Business bulletin: 16 July 2020
As our borders open to Australians not from a coronavirus hotspot, it’s more important than ever that we keep doing the right thing to keep Territorians safe.
All Territory businesses must complete a COVID-19 Safety Plan . It’s easy to do online and will help keep the Territory in business.
Businesses with existing COVID-19 safety plans will need to update their management plans to account for the fact that people and/or staff coming from interstate may have to quarantine for 14 days if they are travelling from a hotspot. Plans must be submitted to the Chief Health Officer for approval.
Strict exemptions do apply for essential, critical or urgent items including food, fuel and medical supplies.
If you are planning a trip to an identified COVID-19 hotspot, you should cancel or change your plans to avoid these hotspots.
Remember the guiding principles of our new normal: practice physical distancing and good hygiene, stay home if unwell and get tested if you have COVID-19 symptoms.
For more information visit https://coronavirus.nt.gov.au/
The Territory’s Economic Reconstruction Commission has released its First Report setting out immediate priorities to capitalise on the Territory’s competitive advantages, attract more private investment and create more local jobs.
The Commissions First Report contains 15 immediate recommendations to help attract and secure investment, making it easier to do business in the Territory.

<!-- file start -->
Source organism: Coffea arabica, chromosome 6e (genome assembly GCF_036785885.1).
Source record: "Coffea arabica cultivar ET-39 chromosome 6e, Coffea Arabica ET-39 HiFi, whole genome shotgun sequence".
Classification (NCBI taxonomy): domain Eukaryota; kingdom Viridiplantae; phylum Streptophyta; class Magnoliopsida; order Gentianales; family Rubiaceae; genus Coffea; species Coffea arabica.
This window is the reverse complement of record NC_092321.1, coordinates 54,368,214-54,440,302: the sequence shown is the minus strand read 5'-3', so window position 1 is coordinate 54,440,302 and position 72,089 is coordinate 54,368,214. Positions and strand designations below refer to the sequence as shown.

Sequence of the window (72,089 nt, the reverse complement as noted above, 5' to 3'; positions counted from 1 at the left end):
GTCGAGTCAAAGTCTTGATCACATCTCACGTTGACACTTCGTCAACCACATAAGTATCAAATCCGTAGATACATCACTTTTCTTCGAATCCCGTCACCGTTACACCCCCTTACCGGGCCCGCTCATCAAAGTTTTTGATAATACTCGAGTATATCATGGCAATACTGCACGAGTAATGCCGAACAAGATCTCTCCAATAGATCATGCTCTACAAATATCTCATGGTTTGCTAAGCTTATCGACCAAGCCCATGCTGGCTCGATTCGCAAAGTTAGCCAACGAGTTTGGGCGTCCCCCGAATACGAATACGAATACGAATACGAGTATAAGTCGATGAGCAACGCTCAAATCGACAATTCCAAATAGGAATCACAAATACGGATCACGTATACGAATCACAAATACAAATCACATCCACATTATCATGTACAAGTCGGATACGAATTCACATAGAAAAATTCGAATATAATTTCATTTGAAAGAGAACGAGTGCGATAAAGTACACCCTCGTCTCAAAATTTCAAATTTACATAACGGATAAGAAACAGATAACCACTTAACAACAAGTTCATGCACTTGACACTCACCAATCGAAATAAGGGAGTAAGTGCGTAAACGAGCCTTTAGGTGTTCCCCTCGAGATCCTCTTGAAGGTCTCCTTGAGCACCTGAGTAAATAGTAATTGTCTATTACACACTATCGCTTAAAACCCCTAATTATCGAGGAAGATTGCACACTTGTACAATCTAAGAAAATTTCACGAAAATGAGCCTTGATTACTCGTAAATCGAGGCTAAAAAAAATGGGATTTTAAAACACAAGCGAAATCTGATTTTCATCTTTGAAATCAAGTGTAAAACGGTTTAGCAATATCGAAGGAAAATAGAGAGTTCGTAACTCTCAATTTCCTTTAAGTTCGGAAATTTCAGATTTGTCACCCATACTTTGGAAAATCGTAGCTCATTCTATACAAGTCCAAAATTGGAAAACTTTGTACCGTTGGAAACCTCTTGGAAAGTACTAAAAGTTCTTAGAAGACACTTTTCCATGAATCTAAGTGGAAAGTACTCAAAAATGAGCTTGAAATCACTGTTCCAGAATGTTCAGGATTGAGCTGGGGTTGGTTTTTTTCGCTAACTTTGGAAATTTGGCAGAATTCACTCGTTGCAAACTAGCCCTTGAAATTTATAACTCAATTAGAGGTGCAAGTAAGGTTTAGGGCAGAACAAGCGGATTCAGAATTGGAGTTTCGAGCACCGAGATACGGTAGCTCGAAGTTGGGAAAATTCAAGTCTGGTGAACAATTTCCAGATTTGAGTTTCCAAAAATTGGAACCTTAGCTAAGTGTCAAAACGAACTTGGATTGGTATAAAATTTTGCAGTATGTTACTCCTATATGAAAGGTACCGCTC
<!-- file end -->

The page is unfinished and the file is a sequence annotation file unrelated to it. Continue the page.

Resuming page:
The Territory Government has accepted all 15 recommendations and will start action on them immediately, with several of the initiatives already underway.
The Commission also recommends the Territory Government focus on growing five main sectors, including:
- energy (renewables and gas);
- manufacturing (gas and non-gas);
- resources; and
The Commission and Team Territory will provide additional recommendations in a Final Report to be delivered in November 2020.
The First Report and recommendations can be accessed here: https://ntrebound.nt.gov.au/the-commission/first-report
The business benefits of Defence spending in the Northern Territory are increasing by the day.
An increasing number of Territory companies are winning lucrative contracts.
Defence is expected to spend $8 billion in the Top End over the next 10 years.
Many of the projects are major and highly specialised, which means they can only be carried out by what are called prime or tier 1 contractors.
Some born-and-bred Territory companies, such as Sitzler and Sunbuild, have won tier 1 contracts.
Many smaller businesses are gaining work by subcontracting.
Griffin Marine Services, a national ship maintenance company that expanded to Darwin three years ago, has secured work on three Navy vessels in the Top End—HMAS Hobart, Stuart and Canberra.
In turn, it has awarded subcontracts to a swag of Territory firms: Enzed, NT Appliance, Greville Fabrications, NMIS and Complete Crane Hire.
Griffin Marine Services hopes to win more work with the building of a new wharf at HMAS Coonawarra and the $400 million ship lift at East Arm, which business leaders hope will turn Darwin into a regional ship repair and maintenance hub.